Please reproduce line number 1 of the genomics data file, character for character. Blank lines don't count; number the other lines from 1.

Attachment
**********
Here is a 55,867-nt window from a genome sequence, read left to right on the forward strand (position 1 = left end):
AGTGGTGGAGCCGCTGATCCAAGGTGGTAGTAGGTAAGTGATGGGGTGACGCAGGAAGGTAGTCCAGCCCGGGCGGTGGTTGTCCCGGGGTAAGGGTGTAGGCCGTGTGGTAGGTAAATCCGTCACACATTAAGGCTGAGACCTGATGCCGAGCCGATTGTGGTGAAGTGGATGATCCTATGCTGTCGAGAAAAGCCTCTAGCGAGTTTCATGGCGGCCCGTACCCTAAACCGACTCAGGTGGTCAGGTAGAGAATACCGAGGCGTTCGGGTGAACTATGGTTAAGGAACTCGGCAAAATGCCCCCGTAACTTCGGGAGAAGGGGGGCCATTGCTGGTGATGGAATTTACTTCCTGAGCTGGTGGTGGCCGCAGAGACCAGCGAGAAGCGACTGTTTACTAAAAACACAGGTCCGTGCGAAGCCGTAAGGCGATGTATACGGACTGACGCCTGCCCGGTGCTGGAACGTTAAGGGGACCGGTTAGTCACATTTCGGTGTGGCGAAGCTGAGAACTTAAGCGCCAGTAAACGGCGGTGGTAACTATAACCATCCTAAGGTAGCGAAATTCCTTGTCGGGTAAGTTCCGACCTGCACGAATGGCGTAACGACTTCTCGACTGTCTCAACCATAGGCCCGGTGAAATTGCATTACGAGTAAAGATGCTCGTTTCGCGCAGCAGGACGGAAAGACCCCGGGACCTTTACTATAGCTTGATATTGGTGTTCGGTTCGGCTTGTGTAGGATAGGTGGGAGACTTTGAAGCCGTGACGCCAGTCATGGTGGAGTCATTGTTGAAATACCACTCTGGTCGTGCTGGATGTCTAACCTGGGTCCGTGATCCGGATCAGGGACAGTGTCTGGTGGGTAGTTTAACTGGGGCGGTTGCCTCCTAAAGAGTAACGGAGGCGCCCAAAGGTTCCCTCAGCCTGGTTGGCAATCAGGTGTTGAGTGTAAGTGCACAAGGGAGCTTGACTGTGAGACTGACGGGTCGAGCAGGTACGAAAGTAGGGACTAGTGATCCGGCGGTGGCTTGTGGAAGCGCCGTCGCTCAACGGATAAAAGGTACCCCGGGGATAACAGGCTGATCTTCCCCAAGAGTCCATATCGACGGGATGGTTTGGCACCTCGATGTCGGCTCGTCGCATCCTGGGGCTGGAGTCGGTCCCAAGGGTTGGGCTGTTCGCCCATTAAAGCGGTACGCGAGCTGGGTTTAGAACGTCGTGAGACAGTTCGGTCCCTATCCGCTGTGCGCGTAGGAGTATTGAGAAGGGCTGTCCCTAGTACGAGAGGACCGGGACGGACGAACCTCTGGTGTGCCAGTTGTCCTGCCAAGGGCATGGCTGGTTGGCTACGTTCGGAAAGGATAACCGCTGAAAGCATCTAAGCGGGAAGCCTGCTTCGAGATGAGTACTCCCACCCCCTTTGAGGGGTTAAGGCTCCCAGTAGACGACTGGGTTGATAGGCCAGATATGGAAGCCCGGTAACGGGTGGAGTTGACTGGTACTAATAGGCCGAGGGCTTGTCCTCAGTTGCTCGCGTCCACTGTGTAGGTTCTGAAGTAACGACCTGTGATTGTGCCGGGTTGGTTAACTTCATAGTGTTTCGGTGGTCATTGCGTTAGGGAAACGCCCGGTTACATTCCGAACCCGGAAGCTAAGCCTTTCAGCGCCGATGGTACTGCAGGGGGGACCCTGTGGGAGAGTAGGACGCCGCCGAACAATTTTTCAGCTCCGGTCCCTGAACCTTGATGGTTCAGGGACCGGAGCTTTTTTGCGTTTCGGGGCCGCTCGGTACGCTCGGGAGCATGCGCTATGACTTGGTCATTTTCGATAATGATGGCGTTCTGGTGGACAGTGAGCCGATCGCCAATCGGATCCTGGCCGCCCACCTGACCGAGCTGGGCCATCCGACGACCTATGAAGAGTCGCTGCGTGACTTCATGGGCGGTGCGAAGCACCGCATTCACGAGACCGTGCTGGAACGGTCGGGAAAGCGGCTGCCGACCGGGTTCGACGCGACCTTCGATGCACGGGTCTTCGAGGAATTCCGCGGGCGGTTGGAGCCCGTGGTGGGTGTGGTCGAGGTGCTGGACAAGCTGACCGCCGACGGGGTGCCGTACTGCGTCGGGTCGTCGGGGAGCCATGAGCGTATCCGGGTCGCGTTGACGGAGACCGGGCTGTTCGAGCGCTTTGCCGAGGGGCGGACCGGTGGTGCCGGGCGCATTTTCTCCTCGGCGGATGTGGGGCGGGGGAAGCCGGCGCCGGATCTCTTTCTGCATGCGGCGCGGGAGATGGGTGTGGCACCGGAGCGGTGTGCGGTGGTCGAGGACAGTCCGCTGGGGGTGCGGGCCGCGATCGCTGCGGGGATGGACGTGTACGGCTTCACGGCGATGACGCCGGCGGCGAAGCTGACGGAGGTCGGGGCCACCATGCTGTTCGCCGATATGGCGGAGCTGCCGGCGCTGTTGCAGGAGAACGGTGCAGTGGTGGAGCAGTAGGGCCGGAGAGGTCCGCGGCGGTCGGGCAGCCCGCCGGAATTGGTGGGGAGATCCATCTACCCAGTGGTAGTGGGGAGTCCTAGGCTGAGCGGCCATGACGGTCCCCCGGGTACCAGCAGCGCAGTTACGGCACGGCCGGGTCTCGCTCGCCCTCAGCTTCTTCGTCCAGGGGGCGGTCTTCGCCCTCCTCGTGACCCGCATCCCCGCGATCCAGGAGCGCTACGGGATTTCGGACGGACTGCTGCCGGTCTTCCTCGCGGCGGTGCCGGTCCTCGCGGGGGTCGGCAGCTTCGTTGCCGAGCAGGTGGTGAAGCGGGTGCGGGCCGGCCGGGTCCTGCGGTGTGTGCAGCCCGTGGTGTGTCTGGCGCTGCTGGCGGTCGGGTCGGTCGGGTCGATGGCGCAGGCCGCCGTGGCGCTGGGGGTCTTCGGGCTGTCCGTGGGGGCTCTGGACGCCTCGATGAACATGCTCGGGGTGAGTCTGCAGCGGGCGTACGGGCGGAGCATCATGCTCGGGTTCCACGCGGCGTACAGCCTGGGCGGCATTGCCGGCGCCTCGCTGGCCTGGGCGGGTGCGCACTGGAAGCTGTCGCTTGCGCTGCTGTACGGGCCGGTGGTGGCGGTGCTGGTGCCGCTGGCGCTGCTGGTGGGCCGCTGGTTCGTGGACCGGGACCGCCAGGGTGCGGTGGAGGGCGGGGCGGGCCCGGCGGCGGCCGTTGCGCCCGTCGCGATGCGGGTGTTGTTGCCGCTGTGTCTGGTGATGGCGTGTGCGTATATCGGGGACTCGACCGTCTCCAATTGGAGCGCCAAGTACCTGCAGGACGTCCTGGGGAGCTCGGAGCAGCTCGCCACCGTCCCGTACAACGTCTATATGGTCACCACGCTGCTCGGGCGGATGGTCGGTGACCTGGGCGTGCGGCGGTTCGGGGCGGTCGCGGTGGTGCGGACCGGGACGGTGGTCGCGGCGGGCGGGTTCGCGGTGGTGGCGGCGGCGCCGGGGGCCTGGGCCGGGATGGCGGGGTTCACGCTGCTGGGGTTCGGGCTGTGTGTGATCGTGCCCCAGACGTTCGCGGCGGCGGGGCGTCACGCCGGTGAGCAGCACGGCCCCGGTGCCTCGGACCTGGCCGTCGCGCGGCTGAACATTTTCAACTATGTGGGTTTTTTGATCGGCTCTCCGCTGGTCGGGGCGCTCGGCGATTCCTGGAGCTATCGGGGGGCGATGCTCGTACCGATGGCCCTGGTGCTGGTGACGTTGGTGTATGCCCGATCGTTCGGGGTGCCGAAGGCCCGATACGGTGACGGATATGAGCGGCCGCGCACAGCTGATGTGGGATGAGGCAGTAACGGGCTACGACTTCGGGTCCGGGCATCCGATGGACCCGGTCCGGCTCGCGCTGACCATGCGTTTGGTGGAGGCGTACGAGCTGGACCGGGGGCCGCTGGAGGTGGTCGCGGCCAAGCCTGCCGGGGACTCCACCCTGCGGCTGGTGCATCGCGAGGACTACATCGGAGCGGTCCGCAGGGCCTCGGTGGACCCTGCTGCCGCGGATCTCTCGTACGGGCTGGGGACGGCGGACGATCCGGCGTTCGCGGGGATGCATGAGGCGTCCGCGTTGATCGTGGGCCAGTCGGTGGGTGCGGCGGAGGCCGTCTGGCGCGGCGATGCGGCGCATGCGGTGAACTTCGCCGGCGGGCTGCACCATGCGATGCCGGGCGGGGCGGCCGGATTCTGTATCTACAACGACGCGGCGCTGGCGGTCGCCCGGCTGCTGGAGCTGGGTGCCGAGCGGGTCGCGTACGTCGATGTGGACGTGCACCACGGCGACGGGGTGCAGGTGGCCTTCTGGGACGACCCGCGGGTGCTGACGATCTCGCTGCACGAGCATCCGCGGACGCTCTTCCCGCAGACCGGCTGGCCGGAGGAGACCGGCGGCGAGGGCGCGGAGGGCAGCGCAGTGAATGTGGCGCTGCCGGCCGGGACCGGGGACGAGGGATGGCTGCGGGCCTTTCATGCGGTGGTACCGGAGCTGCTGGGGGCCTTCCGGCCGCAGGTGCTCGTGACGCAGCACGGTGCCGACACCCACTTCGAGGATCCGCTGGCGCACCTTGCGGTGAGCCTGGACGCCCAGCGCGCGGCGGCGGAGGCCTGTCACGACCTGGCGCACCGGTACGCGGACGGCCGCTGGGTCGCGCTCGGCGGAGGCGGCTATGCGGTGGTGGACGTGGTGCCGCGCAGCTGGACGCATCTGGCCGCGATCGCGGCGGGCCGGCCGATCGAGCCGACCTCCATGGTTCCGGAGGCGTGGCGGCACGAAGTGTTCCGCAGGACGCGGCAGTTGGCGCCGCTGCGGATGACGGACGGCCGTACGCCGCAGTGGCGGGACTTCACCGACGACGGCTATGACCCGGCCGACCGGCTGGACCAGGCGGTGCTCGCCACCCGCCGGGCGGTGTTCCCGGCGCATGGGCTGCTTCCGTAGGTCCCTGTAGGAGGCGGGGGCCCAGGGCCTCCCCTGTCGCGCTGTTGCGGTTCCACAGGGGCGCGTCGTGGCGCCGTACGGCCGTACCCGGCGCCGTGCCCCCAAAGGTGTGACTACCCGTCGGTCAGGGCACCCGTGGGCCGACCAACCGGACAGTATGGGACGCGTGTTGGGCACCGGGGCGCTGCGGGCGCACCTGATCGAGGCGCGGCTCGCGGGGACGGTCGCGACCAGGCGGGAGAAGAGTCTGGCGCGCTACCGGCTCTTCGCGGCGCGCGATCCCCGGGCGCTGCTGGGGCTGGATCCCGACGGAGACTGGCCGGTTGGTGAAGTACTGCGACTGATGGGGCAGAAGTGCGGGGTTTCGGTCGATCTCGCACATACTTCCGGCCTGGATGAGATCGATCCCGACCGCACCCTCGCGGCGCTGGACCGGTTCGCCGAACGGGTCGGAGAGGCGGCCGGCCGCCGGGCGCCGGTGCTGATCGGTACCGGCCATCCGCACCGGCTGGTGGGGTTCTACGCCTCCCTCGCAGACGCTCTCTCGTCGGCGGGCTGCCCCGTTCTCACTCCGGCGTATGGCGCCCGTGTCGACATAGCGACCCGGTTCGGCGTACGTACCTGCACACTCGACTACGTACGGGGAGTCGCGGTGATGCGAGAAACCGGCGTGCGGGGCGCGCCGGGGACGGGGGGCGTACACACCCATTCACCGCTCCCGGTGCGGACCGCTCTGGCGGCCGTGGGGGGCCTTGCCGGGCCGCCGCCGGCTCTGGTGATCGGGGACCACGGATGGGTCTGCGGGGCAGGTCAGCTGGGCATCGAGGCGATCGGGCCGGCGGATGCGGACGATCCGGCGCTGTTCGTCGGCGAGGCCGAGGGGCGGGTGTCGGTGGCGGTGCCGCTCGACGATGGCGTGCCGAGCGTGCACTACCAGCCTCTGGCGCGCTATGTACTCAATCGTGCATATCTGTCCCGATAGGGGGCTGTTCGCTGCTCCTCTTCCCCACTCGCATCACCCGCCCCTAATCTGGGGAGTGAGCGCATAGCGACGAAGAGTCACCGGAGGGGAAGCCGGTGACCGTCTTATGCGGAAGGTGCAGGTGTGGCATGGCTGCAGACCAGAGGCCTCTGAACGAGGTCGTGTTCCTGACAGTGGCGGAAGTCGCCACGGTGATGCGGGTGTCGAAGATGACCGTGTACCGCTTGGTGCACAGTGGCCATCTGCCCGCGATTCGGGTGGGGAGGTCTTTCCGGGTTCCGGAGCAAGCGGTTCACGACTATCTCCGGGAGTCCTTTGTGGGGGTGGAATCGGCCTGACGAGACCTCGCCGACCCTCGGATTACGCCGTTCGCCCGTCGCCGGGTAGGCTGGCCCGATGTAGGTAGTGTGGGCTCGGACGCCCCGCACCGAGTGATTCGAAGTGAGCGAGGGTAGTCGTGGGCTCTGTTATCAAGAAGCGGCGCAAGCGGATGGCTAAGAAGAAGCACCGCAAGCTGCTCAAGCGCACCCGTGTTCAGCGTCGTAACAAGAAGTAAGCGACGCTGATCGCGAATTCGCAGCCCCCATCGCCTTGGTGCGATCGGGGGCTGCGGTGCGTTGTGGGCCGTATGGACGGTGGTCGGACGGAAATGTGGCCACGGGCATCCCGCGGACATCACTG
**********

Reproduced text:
Here is a 55,867-nt window from a genome sequence, read left to right on the forward strand (position 1 = left end):